Friday, December 9, 2011

On the Wild Side: US Forest Service Saves Riparian Brush Rabbit from Floods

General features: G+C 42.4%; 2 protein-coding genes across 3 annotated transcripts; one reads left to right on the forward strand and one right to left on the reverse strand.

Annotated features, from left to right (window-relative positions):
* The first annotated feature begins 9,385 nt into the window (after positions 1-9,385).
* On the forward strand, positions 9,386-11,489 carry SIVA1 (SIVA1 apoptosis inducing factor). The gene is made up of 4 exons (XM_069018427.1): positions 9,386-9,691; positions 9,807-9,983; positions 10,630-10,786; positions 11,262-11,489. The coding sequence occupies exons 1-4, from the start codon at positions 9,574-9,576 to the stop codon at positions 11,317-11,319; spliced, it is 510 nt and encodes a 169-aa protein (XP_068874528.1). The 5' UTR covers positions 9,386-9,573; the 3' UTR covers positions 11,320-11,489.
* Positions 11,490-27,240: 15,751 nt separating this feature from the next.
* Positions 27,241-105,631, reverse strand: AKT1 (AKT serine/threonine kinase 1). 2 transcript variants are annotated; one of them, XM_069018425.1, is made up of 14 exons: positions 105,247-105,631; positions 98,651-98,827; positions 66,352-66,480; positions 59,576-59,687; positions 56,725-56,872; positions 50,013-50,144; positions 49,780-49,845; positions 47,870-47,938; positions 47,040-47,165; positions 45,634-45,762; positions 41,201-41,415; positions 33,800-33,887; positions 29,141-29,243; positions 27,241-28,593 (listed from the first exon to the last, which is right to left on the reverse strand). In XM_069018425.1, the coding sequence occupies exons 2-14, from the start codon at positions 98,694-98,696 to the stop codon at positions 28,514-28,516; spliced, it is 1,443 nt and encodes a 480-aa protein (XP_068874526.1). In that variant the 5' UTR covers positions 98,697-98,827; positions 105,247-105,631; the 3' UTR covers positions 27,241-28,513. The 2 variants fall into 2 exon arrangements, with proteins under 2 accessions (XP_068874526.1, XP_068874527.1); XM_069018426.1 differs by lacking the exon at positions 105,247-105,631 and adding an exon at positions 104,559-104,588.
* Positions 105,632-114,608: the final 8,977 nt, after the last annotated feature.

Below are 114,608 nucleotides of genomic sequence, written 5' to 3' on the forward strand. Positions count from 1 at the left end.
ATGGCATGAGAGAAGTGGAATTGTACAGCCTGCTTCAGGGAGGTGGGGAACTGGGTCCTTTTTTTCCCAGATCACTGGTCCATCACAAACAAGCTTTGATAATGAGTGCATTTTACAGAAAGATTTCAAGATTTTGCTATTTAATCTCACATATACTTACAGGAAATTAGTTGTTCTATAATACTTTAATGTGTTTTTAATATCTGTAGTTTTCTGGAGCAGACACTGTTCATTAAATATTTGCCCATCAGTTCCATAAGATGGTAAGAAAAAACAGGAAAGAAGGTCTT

Last March heavy storms created above average rainfall and the San Joaquin and Stanislaus Rivers began to flood threatening the the habitat of the small Riparian Brush Rabbit found in the San Joaquin River National Wildlife Refuge (NWR). This refuge is located in Stanislaus County, California consists of 6,500 acres of riparian woodlands, wetlands, and grasslands.  In other words, perfect habititat for these little lagomorphs. The Riprarian Brush Rabbit is is a federally endangered species. Tbey are similar to a cottontail, but with slight differences such as their smaller tail and no black color tips on the ears. They can swim, but with no high ground to escape to the rabbits were in trouble. The Endangered Species Recovery Program (ESRP) and refuge staff mounted a rescue in rough conditions to prevent the drowning of as many these rabbits as possible. The rabbits are good climbers and boats were used to find and remove them from trees in low areas.  They were then ferried to newly constructed bunny mounds and other high ground. Over a period of several days 125 Riparian Brush Rabbits were moved and saved from drowning. (Photo Credit: CSU Stanislaus, ESRP staff) Here is a link to a video of the rescue effort.